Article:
“Nordic Exposure” An Icelandic Adventure – Part Two
14 minute read
Previously in Part One of “Nordic Exposure” An Icelandic Adventure – wearing lots of clothes like Joey and asking if I could beeee wearing any more clothes, meeting the Clean Air Appreciation Society (sort of), being on the moon (sort of), Iceland’s super-friendly people, stress, headaches, Pad Thai (isn’t this supposed to be about Iceland) and Beer Lao (it really is supposed to be about Iceland), big plans, cancelled plans, altered plans, working the Lossul charm, being a cat (sort of), oh, and a solitaire loving bus driver (with a solitary solitaire fist pump)
The next impression that I had of Iceland is that it looked like a landscape from Game of Thrones.
You know the landscape I’m talking about; snow, black rocks, dramatic mountainous backdrops. And there’s a good reason as to why it looks like a landscape from Game of Thrones, and that’s because it is a landscape from Game of Thrones. It was filmed there.
Well, actually it was filmed in all kinds of funky places around the globe, but today we found ourselves in Pingvellir National Park, used for the harsh and desolate lands that are found north of ‘the wall’. It was dramatic to say the least, but thankfully the drama did not involve white walkers making their way towards us on horseback.
Our first stop of the day was at an astonishing viewpoint at Pingvellir; an area that sits on top of the mid-Atlantic rift between the Eurasian and American tectonic plates. From the viewpoint you can actually see the crack in the ground which continues to move apart by a further 2.5 centimetres every year! This is a truly remarkable thing to see and Iceland is the only place in the world where you can actually see a rift above the ground rather than under water.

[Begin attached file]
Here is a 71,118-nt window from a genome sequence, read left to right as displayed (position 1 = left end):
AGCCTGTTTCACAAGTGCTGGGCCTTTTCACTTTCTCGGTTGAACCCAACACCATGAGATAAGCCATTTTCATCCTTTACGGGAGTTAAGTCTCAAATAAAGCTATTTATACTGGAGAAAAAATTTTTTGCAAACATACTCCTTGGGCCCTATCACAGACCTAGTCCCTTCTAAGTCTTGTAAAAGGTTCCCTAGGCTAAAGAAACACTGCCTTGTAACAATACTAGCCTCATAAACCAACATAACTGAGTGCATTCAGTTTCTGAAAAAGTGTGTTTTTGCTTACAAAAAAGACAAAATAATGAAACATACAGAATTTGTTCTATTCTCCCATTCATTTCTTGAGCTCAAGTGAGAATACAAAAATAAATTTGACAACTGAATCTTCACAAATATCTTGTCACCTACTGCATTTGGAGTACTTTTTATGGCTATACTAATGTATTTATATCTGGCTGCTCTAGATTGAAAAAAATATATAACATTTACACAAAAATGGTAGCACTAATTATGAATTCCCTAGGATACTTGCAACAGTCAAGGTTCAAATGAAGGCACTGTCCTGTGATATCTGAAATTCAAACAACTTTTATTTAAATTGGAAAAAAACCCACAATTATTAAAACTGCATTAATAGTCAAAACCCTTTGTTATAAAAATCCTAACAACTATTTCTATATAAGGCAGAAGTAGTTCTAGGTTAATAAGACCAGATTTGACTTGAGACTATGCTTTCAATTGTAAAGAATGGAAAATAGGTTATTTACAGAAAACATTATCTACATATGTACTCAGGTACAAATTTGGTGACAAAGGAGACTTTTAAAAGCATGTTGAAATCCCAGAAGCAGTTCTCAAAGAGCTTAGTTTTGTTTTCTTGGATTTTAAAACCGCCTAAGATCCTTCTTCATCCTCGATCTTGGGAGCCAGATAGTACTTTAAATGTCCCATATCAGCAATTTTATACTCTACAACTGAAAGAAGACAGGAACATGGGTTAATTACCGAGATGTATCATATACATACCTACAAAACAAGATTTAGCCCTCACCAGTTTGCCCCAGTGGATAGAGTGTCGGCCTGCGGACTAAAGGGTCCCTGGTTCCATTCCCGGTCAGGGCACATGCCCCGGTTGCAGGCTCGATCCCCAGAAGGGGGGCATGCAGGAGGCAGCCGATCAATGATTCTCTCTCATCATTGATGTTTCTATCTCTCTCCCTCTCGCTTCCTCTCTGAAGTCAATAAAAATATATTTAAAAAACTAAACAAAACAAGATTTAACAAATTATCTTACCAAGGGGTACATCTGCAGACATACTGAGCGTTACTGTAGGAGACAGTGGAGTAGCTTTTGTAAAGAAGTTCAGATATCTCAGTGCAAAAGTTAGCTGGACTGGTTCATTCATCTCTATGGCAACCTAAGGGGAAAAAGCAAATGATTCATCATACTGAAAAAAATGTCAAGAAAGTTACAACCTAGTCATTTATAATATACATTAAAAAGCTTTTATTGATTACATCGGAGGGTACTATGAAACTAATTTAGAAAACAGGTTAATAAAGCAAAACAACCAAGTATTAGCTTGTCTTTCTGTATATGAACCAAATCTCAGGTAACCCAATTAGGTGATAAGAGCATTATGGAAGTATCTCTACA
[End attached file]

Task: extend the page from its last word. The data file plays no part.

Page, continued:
It’s just one of the many wonders of this magical country and only serves to add credence to the feeling of being in another world.
I took the opportunity to grab some photos while the sun was rising. And that was another thing that felt so truly different to anything I’d experienced before; the sun was rising at 11.00am!
In other countries if you want to get up to watch the sunrise you have to set your alarm ridiculously early. But in Iceland you actually have to have a lie in if you want to get up to see the sun rise. Think about that.
The next stop of the day was at the Geysir Hot Spring Area.
This is something that I’d always wanted to see for myself and I could hardly contain my excitement as we sat beside the bus, slipping our crampons over our boots.
When Alex had first suggested taking crampons I wondered if she was being overly-cautious. My reasons for thinking this were sound given that Alex has the incredible talent of being able to turn even the most sound of environments into a potential disaster zone. Long-story-short, she makes Laurel and Hardy look graceful.
But within minutes of setting off I found myself thanking her with the utmost sincerity. They were worth their weight in gold, because as other tourists clung onto railings and were slipping and sliding along the ice, we both walked past them like professional ice walkers.
We made our way up towards the main geysir, which was easy to find as we could simply follow the pungent sulphurous smell. Along the way we walked past a dozen or so people that were struggling to keep on their feet, and we couldn’t help but adopt a slightly cocky and holier-than-thou attitude which was afforded to us by the crampons.
But karma has a way of biting you on the ass.
While Alex and I were high-fiving each other the geysir suddenly started bubbling and then erupted, exploding geysir water some 20 metres or so into the air before finally falling back down to earth, covering the two of us in the hot sulphurous liquid. We were soaked. And I still had the headache.
On the way back down to the bus, we couldn’t help but feel envious of the crampon-less tourists that were slipping and falling on the ice, because at least they were dry; the bastards.
Thankfully we were able to dry off in the bus as we were driven towards the third stop of the day; Gullfoss waterfall.
I’ve seen some pretty mind-blowing waterfalls in my time, but Gullfoss is right up there with the best of them. Most of the ones I’ve seen so far have been smaller and set in green and tropical surroundings. Gullfoss, on the other hand, was on a scale that can only be described as epic.